Page 1054

On July 28, 1976, appellants filed another motion for leave to amend their complaint. It was denied on August 30; a motion for relief from the denial was filed on September 20 and denied on October 12, 1976. Another motion for relief was denied on October 15. A notice of appeal was filed on November 11.9 On November 12 and 16, appellants again filed motions to amend the complaint.

On November 17, 1976, appellees' motion for summary judgment was granted as to count "A" (replevin) and denied as to count "B" (tort). Cross motions for reconsideration were denied and the case was continued until November 22 for a jury trial.

The case was apparently settled among Phillips, Phyllis Johnson, and CPC on November 20; trial was continued until November 26 to allow Rodger Johnson time to obtain his own counsel. The case again was continued at Johnson's request, until December 15, when Johnson's motion to assign the case to the non-jury calendar was granted by consent.

On December 17, the Housemans' and Bay General's cause of action were dismissed; their oral motions for reconsideration of the dismissal and to amend the complaint to add punitive damages, attorney's fees, costs, and a count of malicious interference with a contract were both denied.

Phillips, the remaining plaintiff, was subsequently awarded the value of the punch press, estimated at $6,800, along with $100 storage costs, provided that it returned the two pieces of equipment that appellees had delivered to Bay General in October 1973.10 Appellants filed notice of this appeal on January 17, 1977.

II

A defendant's motion for judgment at the close of the plaintiff's evidence in a non-jury case, such as this, is governed, not by the Super.Ct.Civ.R. 50(a) directed verdict standard but, rather, by Super.Ct.Civ.R. 41(b) providing for involuntary dismissa1.11 Marshall v. District of Columbia, D.C.App., 391 A.2d 1374 (1978); Keefer v. Keefer & Johnson, Inc., D.C.App., 361 A.2d 172 (1976); Warner Corp. v. Magazine Realty Co., D.C.App., 255 A.2d 479 (1969).

Under Rule 41(b), the trial court may not dismiss the action unless "upon the facts and the law the plaintiff has shown no right to relief." On granting the motion, the court is required to make findings as provided in Rule 52(a).12

On review, the trial court's findings

and conclusions will not be disturbed "unless clearly erroneous, with due regard being given to the opportunity of the trial court to judge the credibility of the witnesses." Marshall v. District of Columbia, supra at 1379-80 (quoting Keefer v. Keefer & Johnson, Inc., supra at 176 n. 9). However, we are aware that a dismissal with prejudice under Rule 41(b) is a drastic remedy, to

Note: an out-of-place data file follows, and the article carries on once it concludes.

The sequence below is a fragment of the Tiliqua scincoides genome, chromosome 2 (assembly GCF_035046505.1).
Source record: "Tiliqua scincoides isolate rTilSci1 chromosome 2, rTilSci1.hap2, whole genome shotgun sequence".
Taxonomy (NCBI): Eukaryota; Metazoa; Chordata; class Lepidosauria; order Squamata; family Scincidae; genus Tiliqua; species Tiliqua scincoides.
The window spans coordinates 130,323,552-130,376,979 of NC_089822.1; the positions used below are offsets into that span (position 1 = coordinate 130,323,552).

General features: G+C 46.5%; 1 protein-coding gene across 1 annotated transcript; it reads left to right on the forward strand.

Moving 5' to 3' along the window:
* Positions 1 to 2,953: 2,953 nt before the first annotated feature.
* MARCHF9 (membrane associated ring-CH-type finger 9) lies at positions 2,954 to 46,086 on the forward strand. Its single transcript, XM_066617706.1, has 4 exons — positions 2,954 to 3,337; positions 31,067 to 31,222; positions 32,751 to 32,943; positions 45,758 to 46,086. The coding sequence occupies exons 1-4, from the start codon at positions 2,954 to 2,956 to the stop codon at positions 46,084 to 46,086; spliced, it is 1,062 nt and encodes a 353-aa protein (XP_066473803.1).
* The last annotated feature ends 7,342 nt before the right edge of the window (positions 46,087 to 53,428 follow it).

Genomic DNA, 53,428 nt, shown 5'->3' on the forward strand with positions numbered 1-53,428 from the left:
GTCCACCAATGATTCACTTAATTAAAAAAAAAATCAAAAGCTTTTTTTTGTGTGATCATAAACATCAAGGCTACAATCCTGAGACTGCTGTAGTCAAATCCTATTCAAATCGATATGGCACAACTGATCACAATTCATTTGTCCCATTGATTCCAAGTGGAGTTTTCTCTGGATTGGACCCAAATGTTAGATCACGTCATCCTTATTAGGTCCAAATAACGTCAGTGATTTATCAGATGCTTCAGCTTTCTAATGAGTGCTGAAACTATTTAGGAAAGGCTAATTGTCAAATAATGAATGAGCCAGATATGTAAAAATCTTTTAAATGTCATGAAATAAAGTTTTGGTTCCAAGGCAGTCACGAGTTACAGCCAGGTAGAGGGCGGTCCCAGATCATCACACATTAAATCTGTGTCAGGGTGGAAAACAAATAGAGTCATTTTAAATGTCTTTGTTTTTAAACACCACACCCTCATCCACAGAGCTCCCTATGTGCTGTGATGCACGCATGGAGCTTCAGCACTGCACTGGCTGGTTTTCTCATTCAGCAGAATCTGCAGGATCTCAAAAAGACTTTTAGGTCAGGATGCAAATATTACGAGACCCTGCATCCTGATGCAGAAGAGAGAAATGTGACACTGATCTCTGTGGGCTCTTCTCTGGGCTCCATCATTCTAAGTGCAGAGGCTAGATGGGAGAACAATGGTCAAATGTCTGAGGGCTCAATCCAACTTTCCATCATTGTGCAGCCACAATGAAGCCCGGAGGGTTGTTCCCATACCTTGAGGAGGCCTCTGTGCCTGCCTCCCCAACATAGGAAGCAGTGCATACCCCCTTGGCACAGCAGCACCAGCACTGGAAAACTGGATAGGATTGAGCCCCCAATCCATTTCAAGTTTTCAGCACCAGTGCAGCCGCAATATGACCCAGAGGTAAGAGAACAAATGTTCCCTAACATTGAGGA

Page 1055

be sparingly exercised. Darden v. Capitol Cab Cooperative Ass'n, Inc., D.C.Mun.App., 154 A.2d 352, 354 (1959); National Tire Dealers Retreaders Ass'n, Inc. v. G.D.C. Corp., D.C.Mun.App., 147 A.2d 869, 871 (1959).

We conclude that appellants' evidence clearly established that they were entitled to relief; the trial court's conclusions to the contrary — that the action by appellants was barred by their lack of contract privity with appellees or by their lack of legal title13 — are plainly erroneous. See Part III infra. We also conclude that appellants' relief may include consequential, as well as incidental, dam ages14 arising from the appellees' unlawful detention of the punch press, see Part IV infra, and that an award of punitive damages may also be appropriate for consideration by the trial court in this case.15 See Part V infra.

III

At trial, the court stated that it "[could not] see under any stretch of imagination how [Bay General could] legally hold [Johnson] for any damages that they may have suffered." It also concluded that the lease agreement "has nothing in the world to do with the [sales] agreement between [Phillips] and [Johnson] . . ." and that, viewing the case as a breach of contract action between Johnson and Phillips, appellants' lack of contract privity precluded them from maintaining an action against Johnson. These conclusions are incorrect.

As this court recently stated, "[o]ne who is not a party to a contract nonetheless may sue to enforce its provisions if the contracting parties intend the third party to benefit directly thereunder." Western Union Telegraph Co. v. Massman Construction Co., D.C.App., 402 A.2d 1275, 1277 (1979) (citing Moran v. Audette, D.C.App., 217 A.2d 653, 654 (1966); Aetna Casualty & Surety Co. v. Kemp Smith Co., D.C.App., 208 A.2d 737, 738-39 (1965)). Lack of contract privity has not barred a suit for breach of contract in this jurisdiction since at least 1949, see Owens v. Liff, D.C.Mun. App., 65 A.2d 921 (1949), and third party beneficiary actions were expressly sanctioned in 1965. See Aetna Casualty & Surety Co. v. Kemp Smith Co., supra. See generally 2 Williston on Contracts § 354 at 821 et seq. (1959).